by B.B. Pelletier
Before we get into today’s blog, I want to tell you about something that’s coming. I’ve asked Pyramyd Air to loan me a Chinese BAM B40 rifle to test. This is a direct copy of the Air Arms TX200 Mark III that I always brag about. We had one request to test this rifle, but the airgun forums are full of talk about it, so I thought it would be nice to take a closer look at it.
Instead of just testing the gun like I normally do, I’m going to do a side-by-side comparison test between the B40 and my TX200 Mark III. That’s what I think you readers want. It will be a feature-for-feature comparison, so it will have to be broken into several parts.
Pyramyd Air does not normally stock Chinese air rifles, but they got this one when they recently purchased Airgun Express. The BAM B40 sells for $286, while the TX200 sells for $548, so if you could get the English rifle’s performance for just over half the money, that would be a great bargain. In my experience, there aren’t that many great bargains, but there are a lot of heartaches and disappointments. As you can see, I’m skeptical about the B40, but I will test it fairly and let you decide.
Great bargain No. 1: Marksman 2004
To be a real bargain, the airgun has to be accurate, reliable and priced right. Most guns have two of these, but it’s rare to find all three in one airgun. In that light, the Marksman 2004 is a real stand-out! I reported on it in the February 10 blog, and my opinion hasn’t changed. If you read that report, you’ll learn that the 2004 is an exact copy of the Weihrauch HW40 PCA, which Beeman sells as the P3. Yet, this one sells for less than one-third the price of the other two. It’s just as accurate, just as powerful and just as well-made, too. I know that comes as a shock to those who own the other two pistols, but it’s the truth. I am extremely surprised that the Chinese can put a good barrel in an airgun this cheap and make them all to the same standard. That’s not typical, but, in this case, it is what’s happening. Don’t be shocked by the amount of plastic on the gun, because the other two have it, as well.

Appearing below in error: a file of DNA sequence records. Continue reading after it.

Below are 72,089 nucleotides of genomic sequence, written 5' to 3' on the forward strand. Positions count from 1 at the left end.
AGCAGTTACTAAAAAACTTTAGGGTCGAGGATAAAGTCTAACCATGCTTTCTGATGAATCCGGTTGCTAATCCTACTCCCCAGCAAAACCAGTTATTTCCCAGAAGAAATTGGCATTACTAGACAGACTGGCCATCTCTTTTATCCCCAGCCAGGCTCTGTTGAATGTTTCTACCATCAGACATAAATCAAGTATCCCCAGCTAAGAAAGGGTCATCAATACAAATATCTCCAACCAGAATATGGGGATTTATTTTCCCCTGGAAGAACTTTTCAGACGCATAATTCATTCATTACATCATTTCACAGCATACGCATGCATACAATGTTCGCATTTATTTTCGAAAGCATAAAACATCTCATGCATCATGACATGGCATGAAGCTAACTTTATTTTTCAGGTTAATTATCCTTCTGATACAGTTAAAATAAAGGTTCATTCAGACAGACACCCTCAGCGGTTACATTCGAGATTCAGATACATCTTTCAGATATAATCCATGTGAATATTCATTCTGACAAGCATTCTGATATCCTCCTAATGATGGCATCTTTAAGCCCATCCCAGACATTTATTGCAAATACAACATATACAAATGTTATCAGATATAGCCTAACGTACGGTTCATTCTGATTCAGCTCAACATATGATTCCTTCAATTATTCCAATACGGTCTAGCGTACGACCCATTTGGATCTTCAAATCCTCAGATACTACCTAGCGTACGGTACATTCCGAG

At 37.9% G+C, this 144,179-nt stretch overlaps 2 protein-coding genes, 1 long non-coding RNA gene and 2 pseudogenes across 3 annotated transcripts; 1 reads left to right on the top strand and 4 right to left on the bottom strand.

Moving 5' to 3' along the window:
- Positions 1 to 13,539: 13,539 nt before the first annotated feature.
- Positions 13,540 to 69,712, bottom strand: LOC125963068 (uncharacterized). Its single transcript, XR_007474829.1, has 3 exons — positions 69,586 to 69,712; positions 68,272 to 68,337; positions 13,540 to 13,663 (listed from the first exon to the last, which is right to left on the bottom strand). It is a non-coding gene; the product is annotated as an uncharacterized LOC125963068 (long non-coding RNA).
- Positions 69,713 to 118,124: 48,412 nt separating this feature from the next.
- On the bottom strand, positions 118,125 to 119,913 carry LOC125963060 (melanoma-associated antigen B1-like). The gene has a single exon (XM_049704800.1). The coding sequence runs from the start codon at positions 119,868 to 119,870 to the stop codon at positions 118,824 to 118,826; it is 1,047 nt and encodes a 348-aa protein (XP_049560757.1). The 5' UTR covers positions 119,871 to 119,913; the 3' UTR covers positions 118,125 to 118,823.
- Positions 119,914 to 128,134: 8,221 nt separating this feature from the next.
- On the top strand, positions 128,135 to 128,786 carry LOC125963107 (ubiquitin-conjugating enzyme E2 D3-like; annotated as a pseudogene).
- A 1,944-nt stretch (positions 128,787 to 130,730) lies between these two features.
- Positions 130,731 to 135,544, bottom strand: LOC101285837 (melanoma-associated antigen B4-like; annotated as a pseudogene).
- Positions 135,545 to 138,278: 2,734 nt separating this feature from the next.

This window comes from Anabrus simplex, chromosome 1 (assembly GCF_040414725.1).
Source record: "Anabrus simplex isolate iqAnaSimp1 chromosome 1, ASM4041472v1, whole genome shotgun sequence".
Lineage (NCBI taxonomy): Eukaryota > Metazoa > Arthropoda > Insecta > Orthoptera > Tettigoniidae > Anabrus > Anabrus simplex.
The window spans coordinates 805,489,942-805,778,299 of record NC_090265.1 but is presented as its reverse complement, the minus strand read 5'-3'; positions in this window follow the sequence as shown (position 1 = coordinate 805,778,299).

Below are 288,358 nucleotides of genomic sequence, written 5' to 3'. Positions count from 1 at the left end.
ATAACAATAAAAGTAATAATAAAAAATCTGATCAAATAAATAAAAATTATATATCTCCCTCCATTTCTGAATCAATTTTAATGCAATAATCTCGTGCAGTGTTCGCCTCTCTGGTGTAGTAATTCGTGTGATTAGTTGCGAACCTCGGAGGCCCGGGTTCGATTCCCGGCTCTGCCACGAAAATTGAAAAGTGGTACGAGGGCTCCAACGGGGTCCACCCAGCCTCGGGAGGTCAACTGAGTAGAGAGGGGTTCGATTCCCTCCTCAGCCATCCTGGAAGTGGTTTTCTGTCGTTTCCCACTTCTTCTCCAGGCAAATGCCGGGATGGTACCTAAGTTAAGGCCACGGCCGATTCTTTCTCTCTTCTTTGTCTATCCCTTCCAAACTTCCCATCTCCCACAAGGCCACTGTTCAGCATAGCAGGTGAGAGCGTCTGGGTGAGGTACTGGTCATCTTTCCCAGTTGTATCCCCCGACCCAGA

Great bargain No. 2: IZH 61
The IZH 61 is a Russian 5-shot sidelever spring piston repeater with legendary accuracy. When I say legendary, there was an owner who installed Olympic aperture rear sights costing $350 and had a target stock custom-made from a laminated wood blank. He then used his modified rifle to compete in 10-meter target competition. The gun shot as well as a Daisy 853C, which is saying a lot! You don’t have to go crazy to enjoy this rifle, though. And, at less than $90, it’s a sure thing. The power is low, with target pellets traveling between 450 and 475 f.p.s.; but for targets or informal plinking, it’s hard to beat. I reviewed it for you in March 2005 (A gift from B.B.! – The IZH 61 air rifle).
Great bargain No. 3: Daisy 22SG
For under $100, I don’t know where else you’ll get a new scoped multi-pump this good. I’m talking about the Daisy 22SG, of course. Please understand that there’s a world of difference between this model and Daisy’s other multi-pumps. This is a .22 with a real rifled barrel and powerful enough for limited small game hunting. It comes with a decent scope and easy pumping effort, despite the power. I reviewed it in September 2005 (Daisy 22SG). There’s a lot of plastic on this rifle, but it’s very durable. Don’t let that dissuade you from one of the best buys on the market.
There are many good deals in airguns these days. These three, however, go far beyond that category. These are real bargains!